How to Change a Minor's Last Name With Divorced Parents in Maryland

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A divorce often means a name change for both parent and child. In Maryland, you must file the appropriate forms to change a child's name. If your child is old enough to understand a name change, talk to her about the decision to change her name. A name is an important part of a child's identity, and while a divorce can spark anger and the desire to separate the child completely from your ex-spouse, changing your child's name is not always in her best interest.

Ask the clerk of court in the county where the child resides for a Petition for Name Change (Minor), a Notice for Publication and a proposed Order for a Change of Name. If the child is less than one year old, you may not need a court order to change her name. For children older than one year, the court will look at whether the parents, guardians, as well as the child are in agreement with the name change.

Read More: How to Legally Change the Middle Name of a Child

Fill out the Petition for Name Change (Minor). It is advisable to have all parents or guardians sign separate consent forms. Attach the signed consent forms to the petition. Fill out the Proposed Order for a Name Change, leaving the date and judge's signature blank. Complete the Notice for Publication, leaving the last paragraph blank. Attach the child's birth certificate to the petition.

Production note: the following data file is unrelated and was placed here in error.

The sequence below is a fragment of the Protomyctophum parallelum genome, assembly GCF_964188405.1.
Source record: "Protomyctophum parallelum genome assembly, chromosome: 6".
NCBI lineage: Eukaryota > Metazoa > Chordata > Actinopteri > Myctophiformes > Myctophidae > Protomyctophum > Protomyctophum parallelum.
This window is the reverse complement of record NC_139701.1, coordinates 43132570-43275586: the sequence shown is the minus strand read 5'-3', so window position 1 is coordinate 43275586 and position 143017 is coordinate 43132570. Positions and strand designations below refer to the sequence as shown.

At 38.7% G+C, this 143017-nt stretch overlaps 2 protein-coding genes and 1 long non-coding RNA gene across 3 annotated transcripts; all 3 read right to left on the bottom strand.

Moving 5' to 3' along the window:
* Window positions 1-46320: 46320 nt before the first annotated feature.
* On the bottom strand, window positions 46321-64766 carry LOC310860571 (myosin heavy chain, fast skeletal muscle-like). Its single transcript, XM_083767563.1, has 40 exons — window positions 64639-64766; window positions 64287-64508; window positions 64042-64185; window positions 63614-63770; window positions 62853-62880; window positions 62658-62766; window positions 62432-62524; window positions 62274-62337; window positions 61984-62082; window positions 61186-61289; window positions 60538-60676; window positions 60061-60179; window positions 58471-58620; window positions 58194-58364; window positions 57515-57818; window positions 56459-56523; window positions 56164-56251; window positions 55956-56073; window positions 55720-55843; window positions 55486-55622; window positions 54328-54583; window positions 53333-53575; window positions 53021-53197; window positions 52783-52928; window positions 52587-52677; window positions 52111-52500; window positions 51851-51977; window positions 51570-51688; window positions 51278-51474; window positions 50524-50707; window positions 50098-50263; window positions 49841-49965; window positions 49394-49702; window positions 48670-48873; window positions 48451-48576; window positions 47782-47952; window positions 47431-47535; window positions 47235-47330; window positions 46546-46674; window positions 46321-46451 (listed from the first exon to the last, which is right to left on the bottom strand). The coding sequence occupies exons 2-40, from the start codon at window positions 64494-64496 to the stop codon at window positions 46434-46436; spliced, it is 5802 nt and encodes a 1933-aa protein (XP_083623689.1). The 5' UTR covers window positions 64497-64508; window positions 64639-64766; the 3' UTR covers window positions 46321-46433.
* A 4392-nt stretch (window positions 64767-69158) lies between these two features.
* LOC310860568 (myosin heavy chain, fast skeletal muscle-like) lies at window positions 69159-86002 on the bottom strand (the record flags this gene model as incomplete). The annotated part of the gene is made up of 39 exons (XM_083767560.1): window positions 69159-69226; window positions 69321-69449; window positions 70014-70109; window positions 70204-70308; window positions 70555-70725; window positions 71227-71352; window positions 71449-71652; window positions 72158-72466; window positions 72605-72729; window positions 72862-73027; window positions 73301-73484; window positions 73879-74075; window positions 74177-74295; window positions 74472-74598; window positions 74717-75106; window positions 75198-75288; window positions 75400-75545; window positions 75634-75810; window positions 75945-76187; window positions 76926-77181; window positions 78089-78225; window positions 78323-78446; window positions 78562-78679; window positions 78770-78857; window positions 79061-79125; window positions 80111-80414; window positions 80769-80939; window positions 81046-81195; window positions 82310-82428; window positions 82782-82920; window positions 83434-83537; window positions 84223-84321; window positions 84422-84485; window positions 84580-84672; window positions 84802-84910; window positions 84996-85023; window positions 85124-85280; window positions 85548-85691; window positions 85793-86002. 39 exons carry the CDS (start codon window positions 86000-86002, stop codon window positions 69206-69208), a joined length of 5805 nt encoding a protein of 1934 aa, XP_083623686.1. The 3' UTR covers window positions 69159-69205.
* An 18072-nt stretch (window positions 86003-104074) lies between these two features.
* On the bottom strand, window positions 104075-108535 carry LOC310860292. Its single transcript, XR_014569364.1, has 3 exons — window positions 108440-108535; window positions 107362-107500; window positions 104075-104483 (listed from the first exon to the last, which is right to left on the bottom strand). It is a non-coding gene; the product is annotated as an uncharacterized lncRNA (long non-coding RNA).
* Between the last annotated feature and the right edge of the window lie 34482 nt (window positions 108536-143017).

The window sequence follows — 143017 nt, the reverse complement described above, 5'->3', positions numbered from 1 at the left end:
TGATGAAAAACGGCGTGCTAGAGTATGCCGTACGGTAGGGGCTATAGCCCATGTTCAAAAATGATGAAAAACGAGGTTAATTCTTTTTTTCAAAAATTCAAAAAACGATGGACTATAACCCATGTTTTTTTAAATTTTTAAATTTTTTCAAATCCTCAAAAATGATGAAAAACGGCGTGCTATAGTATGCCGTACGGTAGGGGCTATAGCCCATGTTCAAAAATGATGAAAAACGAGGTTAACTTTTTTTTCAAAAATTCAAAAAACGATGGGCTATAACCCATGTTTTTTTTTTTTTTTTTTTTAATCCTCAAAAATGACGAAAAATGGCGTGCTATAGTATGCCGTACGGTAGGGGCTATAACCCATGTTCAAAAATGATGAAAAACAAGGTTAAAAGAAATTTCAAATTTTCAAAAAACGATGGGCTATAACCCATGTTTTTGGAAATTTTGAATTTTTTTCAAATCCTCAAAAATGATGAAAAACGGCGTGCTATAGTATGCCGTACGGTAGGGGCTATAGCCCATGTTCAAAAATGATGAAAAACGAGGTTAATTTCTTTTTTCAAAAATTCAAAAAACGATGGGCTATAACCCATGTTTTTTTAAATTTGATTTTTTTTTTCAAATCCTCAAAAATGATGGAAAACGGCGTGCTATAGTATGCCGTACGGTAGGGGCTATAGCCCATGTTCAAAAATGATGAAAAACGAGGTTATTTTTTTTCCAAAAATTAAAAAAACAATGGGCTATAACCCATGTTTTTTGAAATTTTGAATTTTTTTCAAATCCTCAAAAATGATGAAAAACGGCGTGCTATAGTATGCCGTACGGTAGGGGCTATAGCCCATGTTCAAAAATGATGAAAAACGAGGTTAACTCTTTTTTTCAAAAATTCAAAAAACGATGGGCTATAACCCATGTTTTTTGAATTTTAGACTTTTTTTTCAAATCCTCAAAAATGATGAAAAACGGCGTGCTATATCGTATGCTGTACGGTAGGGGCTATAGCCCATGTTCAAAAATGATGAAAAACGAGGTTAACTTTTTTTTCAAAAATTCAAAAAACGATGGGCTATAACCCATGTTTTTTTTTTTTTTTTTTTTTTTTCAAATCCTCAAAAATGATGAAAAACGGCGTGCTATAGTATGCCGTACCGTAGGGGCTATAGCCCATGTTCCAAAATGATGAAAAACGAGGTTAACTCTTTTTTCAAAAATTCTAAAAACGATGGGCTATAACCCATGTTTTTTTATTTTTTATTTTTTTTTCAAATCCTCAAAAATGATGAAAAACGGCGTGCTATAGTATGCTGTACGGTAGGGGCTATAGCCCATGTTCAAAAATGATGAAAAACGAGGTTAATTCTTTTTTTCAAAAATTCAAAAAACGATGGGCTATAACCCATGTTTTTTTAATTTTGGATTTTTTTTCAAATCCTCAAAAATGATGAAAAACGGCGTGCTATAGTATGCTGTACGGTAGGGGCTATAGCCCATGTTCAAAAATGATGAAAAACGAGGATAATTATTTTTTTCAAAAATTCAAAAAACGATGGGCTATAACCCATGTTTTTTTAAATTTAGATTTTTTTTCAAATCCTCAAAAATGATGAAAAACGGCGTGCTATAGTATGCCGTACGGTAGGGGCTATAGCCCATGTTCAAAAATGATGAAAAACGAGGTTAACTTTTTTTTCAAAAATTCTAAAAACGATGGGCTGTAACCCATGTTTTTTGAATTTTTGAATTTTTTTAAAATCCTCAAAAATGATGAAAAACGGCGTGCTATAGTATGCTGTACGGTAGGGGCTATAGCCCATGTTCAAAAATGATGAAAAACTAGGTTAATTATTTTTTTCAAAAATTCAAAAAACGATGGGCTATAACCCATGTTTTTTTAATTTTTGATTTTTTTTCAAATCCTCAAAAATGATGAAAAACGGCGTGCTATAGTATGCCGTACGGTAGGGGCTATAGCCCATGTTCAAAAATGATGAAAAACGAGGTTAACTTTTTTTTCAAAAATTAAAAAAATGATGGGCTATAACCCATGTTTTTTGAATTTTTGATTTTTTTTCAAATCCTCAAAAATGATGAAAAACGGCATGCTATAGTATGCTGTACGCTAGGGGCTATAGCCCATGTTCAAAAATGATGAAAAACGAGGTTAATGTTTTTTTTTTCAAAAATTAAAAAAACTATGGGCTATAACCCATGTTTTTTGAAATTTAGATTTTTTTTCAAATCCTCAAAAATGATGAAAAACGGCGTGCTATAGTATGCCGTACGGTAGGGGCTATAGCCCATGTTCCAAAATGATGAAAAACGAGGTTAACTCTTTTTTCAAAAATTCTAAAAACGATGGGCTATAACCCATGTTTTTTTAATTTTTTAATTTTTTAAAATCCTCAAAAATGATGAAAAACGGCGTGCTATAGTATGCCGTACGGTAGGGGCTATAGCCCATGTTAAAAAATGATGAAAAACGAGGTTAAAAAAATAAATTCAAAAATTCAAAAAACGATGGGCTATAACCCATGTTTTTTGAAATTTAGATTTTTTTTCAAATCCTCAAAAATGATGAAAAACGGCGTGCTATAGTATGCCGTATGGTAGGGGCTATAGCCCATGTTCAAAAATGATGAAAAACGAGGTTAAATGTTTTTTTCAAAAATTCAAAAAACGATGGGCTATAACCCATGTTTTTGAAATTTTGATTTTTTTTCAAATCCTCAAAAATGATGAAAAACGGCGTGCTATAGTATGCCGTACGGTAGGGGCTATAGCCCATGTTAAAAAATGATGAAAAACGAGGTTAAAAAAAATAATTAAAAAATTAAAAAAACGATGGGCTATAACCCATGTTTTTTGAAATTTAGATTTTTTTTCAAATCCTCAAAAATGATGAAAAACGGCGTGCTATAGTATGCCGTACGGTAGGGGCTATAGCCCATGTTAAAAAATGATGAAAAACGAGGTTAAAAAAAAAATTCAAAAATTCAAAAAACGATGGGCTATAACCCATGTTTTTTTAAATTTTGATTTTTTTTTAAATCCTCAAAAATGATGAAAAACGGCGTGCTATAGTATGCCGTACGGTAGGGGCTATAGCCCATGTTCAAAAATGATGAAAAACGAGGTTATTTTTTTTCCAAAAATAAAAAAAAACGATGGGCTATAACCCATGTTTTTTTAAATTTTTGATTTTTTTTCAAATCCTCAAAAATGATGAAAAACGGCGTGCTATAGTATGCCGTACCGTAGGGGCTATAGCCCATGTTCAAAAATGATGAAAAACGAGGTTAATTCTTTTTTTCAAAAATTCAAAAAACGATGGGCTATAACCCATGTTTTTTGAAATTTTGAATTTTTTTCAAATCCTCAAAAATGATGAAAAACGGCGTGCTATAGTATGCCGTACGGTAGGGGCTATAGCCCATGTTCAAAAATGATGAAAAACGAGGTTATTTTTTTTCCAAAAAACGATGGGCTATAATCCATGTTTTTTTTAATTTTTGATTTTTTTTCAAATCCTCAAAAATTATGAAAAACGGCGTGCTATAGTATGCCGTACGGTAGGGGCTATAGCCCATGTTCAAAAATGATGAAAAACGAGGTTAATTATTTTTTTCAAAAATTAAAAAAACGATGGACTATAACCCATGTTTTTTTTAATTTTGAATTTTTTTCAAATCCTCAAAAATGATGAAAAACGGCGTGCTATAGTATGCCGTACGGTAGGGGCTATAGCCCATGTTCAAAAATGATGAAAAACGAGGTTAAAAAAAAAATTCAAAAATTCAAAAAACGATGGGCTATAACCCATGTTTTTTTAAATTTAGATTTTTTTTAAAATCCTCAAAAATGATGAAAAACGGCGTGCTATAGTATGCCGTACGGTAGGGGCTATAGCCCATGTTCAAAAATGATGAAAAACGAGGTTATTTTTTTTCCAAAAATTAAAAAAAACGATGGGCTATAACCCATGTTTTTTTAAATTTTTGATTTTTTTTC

File the documents with the clerk of court at the circuit court in the county where the child resides. Maryland law requires name changes to be published in a local general circulation newspaper. You need to check with the clerk of court to determine if you must publish notice of the name change yourself, or if the clerk will arrange to have it published. If someone objects to the name change, he must file an objection and serve you with a copy. You have 15 days to respond to the objection by filing a written response to the court.

Serve a copy of the petition on any parents or guardians who have not consented to the name change, or who have not signed the consent forms. Wait for the clerk to send the petition to a judge. If no one contests the name change after publication of the notice and if all parents and guardians consent, the judge will likely sign the name change order and your child's name will be legally changed. If there is an objection to the name change, the judge will schedule a hearing.

Warnings

  • Laws frequently change, and some jurisdictions have slightly different procedures, so consult an attorney if you are unsure of how to complete your child's name change.

    It is also advisable to consult an attorney if there are any objections to the name change.

Tips

  • You will receive a certified copy of the signed order in the mail. For a small fee, you can receive additional copies. You will need a certified copy of the Order for Name Change to change your child's name in places such as the Bureau of Vital Statistics, the Social Security Administration and at school.

References

About the Author

Brenna Davis is a professional writer who covers parenting, pets, health and legal topics. Her articles have appeared in a variety of newspapers and magazines as well as on websites. She is a court-appointed special advocate and is certified in crisis counseling and child and infant nutrition. She holds degrees in developmental psychology and philosophy from Georgia State University.

Photo Credits

  • Ezra Shaw/Photodisc/Getty Images